CROOKSVILLE - With the exception of a 31-point effort in a loss to Philo, scoring hasn't been a problem for Crooksville's girls basketball team in the season's early stages. It's the other end of the floor that has Ceramics coach Curt Miller concerned. "We have to find a way to play defense," said Miller, now the second-longest tenured coach in the Muskingum Valley League. "Our offenses are working and we're scoring a good amount of points for us. We have to find a way to slow people down."
PHILO - Starting the season midway through December isn't exactly the way Greg Woodard planned it, but John Glenn's veteran head coach is adjusting the best he can. The Muskies shook off a slow start by implementing a swarming defense that never let host Philo get comfortable, pulling away in the second half for a 62-38 season-opening win on Tuesday night at The Power Plant.
Raiders off to promising start despite youthful makeupMcCONNELSVILLE - Morgan lost some serious firepower from last year's team, leaving coach Adam Copeland in a situation rather unfamiliar. A year ago, he lost eight years of experience when Marcus Mayle and Mason Edgell graduated. But he still had some key players, like Dre Norman, Jordan Work and Jy Mayle, returning. This year the Raiders don't have that luxury.
Muck Rack makes it simple to find people, tweets, or articles that mention any name, keyword, company, hashtag etc. We've compiled this guide to help you make the most of your search.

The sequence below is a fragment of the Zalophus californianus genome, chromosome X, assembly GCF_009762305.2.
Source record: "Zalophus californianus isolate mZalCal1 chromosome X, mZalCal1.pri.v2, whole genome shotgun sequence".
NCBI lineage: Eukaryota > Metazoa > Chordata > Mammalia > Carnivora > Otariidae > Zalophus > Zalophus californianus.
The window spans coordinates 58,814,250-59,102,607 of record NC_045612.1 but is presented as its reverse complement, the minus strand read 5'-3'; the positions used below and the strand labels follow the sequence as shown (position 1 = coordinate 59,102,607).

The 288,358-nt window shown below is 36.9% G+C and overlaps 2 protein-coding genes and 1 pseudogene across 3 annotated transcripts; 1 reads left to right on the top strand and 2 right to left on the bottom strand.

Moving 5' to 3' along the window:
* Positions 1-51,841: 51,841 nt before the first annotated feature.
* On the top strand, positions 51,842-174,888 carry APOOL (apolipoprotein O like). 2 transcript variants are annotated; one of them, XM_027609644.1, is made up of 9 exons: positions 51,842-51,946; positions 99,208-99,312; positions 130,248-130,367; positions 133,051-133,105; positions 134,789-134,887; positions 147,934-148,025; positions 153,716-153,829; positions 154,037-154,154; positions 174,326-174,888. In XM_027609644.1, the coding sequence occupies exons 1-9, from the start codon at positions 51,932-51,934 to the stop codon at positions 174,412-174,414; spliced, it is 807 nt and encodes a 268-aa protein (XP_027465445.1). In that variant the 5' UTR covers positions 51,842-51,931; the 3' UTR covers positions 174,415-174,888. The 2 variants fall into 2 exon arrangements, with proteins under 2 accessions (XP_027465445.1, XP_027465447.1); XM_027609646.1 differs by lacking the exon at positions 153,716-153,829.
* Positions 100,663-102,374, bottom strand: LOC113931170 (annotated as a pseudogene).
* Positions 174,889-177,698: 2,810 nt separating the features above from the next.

Selecting a term
Start searching tweets, articles from media outlets, articles mentioned in tweets, journalists'
names, titles and bios with some suggested searches:
Companies or Topics (e.g. iPhone, Microsoft)
Phrases (e.g. "cloud computing") — use quotes to keep the terms together
Twitter handles (e.g. @username) — returns those who have mentioned or replied to
Names (e.g. "David Pogue")
Hashtags (e.g. #sxsw, #london2012)
Bio details (e.g. vegan, Olympics, father)
Muck Rack's Advanced Search allows for many boolean operators.
Find results that mention multiple specified terms, use AND or
+. For example, ensure each result contains both Elon Musk and Mark Zuckerberg by
searching Musk AND Zuckerberg or Musk + Zuckerberg.
Use the operators OR or , to broaden your search when you'd like either of
multiple terms to appear in results. (This is the default behavior of our search when no operators
are used). For example, results will contain either cake or cookie by searching cake OR cookie or cake,cookie
Use NOT or - to subtract results from your search. For
example, searching Disney will yield results about the Walt Disney Company as well as Walt Disney
World Resort. To exclude mentions of Disney World, search for Disney -World or Disney
When using one of these operators with a phrase, enclose it in quotation marks. For example, you can
find results about smartphones excluding Apple's iPhone 4S by searching smartphone -"iPhone
Exact case matching or punctuation
If you're searching for a brand name or keyword that relies on specific punctuation marks or capitalization, you can
find results that match your exact query by adding matchcase: before the keyword you're searching for, like matchcase:E*TRADE .
Use parentheses to separate multiple
boolean phrases. For example, to find journalists talking about having fun in Disney World or
Disneyland, search for ("disney world" OR disneyland) AND fun.
An asterisk can be used to search for any variation of a root word truncated by the asterisk. For example, searching for admin* will return results for administrator, administration, administer, administered, etc.
A near operator is an AND operator where you can control the distance between the words. You can vary the distance the near operation uses by adding a forward slash and number (between 0-99) such as strawberries NEAR/10 "whipped cream", which means the strawberries must exist within 10 words of "whipped cream".